While a knife this size and of suitably robust construction is perfect for baton work, it’s real niche is as utility blade, capable of doing all the myriad chores necessary while in the woods, for whatever reason. It comes in handy for shelter building, as well as trap parts, or any time it would be necessary to cut a smooth notch in wood. A well trained operator can put a tourniquet on in the dark relying only on tactile senses. With the variety of handles, pommels, crossguards and blade shapes, one would be hard pressed to not find a knife suitable for his purpose. The mag pouch is attached by two short lengths of nylon webbing with simple buckles attached.
There are many uses for a saw in the woods; as with any tool, once you begin carrying a saw, it will come in handy more often than one might think.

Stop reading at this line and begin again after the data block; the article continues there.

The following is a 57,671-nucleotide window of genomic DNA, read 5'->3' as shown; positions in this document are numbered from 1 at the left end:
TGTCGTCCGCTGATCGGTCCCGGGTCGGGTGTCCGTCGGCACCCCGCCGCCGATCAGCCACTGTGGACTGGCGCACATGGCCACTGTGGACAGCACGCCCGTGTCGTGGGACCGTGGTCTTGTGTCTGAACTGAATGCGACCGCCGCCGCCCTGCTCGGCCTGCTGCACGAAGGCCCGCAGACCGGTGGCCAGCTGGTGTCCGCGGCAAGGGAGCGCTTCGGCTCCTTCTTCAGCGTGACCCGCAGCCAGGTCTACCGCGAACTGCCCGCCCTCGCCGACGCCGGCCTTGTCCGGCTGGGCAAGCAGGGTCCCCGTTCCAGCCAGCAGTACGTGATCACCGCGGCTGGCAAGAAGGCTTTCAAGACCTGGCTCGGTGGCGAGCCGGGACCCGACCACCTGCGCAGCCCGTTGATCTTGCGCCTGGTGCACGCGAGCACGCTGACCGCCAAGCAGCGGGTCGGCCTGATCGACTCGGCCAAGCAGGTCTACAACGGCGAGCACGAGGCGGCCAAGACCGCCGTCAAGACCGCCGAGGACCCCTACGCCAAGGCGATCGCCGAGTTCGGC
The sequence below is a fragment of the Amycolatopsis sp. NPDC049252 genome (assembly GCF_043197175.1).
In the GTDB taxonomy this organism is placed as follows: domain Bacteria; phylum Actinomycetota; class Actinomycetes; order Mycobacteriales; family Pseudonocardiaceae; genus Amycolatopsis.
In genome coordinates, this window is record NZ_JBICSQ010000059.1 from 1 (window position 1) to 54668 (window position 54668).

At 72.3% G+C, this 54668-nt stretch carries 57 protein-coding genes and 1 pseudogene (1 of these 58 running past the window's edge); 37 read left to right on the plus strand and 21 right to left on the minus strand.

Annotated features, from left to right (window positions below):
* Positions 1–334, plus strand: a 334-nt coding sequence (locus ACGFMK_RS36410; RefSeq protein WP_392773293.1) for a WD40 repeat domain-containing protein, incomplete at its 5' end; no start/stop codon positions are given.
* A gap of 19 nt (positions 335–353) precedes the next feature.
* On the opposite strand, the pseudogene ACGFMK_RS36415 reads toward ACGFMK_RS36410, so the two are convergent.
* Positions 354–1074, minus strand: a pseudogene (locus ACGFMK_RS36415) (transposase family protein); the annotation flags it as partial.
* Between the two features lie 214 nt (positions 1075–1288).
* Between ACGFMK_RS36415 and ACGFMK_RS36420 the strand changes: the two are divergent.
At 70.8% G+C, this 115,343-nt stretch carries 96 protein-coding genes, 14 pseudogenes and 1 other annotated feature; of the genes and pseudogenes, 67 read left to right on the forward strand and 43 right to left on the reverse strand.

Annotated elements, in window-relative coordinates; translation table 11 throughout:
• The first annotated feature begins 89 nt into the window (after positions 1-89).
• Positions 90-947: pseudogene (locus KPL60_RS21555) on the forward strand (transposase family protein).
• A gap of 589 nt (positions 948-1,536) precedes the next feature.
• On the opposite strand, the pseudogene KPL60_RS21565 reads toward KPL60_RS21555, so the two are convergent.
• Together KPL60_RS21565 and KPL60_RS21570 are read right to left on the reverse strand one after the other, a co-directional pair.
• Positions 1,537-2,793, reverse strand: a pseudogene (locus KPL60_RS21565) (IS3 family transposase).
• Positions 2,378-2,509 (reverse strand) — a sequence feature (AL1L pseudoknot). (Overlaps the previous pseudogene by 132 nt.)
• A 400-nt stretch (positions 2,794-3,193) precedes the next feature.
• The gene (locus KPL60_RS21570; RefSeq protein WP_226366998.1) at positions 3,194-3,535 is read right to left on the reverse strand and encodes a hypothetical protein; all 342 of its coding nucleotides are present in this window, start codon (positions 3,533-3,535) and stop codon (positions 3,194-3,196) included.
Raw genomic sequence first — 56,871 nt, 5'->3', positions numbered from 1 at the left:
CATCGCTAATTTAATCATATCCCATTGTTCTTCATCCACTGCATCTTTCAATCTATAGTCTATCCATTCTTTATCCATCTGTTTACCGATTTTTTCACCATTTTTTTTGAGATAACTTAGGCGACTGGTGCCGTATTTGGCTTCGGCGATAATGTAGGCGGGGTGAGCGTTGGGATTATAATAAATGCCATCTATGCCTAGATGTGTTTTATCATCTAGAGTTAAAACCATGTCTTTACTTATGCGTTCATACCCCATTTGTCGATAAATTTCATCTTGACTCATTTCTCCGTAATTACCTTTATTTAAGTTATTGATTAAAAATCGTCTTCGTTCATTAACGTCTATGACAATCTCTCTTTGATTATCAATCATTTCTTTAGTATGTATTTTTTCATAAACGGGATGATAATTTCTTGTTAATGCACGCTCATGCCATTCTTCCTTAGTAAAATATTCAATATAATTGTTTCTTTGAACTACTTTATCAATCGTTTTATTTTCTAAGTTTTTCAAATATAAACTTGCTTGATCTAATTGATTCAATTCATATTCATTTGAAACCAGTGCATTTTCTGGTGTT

I passed the straps through the lash-down points of the sheath, and through the pouch’s belt loop. To further anchor the mag pouch I used a wide elastic strap with a snap, also passed through the pouch’s belt loop. Much too much hassle, your modular approach is the way forward.I’ve carried a UK military wound dressing since it was the only compulsory item to carry on the Outward Bound course I was on in 1980. I’ve added a small roll of duct tape, some zip-ties and a Thermarest repair kit to mine for running-repairs. Only comment is that even with a fire steel fire making can be really difficult so, as always with any skill that you may actually be relying upon to save your bacon…. I have two fire steels, one that I use and practise with and one in the kit to be there in perfect condition should I ever need it. Knowing that you can use everything (legal) effectively will add to your confidence and positive attitude which could be the difference between success and failure.Reply Paul KirtleyHi BernieAbsolutely. I remember you showing me a little ‘green box’ with a sealable lid in which you carried some sharpening stones ??